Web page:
It’s Sexual Health Week and the theme of this year is consent: a topic that underpins all conversations about relationships and sexual health and wellbeing. We take a look at healthy relationships, and how to maintain them.
Giving consent is not just the action of giving permission or agreeing to do something, it’s also ensuring that you feel comfortable with your decision to partake in the activity.
As the Family Planning Association says, “It’s about listening, negotiating, and enthusiastically agreeing.”
Meic is sharing the importance of #consent throughout this week during #SHW18. Check out our #NotAFairytale animation created especially for the week. #MeicConsent #NoMeansNo #AlwaysCheck @FPACharity pic.twitter.com/DV0pkkfyM9
— Meic (@meiccymru) September 24, 2018
As young people, we are often taught to say “yes” to everything, to make sure we don’t miss out on any experiences. It is meant to be taught as a positive thing, but can have negative consequences if it stops you from feeling like you can say “no”, and it can be hard, therefore, to understand that it’s okay to refuse to do something that makes you uncomfortable or scared.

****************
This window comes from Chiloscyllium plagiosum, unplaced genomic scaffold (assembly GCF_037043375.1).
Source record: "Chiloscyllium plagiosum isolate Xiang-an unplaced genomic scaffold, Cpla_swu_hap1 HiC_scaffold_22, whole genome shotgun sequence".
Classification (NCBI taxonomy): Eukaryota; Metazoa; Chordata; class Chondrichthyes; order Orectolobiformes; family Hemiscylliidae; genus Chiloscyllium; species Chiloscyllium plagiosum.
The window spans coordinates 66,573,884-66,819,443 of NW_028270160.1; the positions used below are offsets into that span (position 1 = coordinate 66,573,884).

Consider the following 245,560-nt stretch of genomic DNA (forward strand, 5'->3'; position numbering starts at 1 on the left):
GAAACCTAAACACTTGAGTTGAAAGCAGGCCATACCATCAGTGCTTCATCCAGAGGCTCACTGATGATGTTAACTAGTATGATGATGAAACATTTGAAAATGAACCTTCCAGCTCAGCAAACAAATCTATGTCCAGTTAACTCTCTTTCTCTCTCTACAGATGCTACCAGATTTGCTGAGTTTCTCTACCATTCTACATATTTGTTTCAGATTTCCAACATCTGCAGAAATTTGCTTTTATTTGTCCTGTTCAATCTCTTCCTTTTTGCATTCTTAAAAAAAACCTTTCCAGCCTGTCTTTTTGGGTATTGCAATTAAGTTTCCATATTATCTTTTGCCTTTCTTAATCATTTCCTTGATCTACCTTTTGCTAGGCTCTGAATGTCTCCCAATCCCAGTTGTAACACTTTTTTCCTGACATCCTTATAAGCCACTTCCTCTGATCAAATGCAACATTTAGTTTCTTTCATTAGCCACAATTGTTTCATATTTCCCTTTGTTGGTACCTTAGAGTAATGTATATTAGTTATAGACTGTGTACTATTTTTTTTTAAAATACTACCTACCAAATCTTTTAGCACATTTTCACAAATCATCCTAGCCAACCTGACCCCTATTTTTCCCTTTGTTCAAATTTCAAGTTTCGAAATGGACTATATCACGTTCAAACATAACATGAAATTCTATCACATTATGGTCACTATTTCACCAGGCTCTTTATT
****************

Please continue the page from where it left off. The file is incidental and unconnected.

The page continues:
No one should ever make you feel like you have to do something. If you’re feeling coerced or pressured into doing anything you don’t want to, you are allowed to refuse, and it’s okay to refuse. If you find yourself in a situation where you don’t feel safe saying “no”, make sure you contact someone you trust to help, or the emergency services.
Though it’s important to understand that we can say “no” to things that make us uncomfortable, it’s also vital that we address our own behaviour, and ensure we’re treating others how we’d like to be treated. How do we react when someone says “no” to us? Do we respect their decision, or do we push them further?
— Solent Sexual Health (@letstalkhants) September 24, 2018
Every relationship in your life should be one that you feel comfortable and safe in, whether that be a family member, a friend, or a romantic relationship. With consent, there’s no “grey area”: there is yes and there is no. If you’re not sure if someone has given you their consent, don’t do it.
And if you don’t want to give your consent, you don’t have to.
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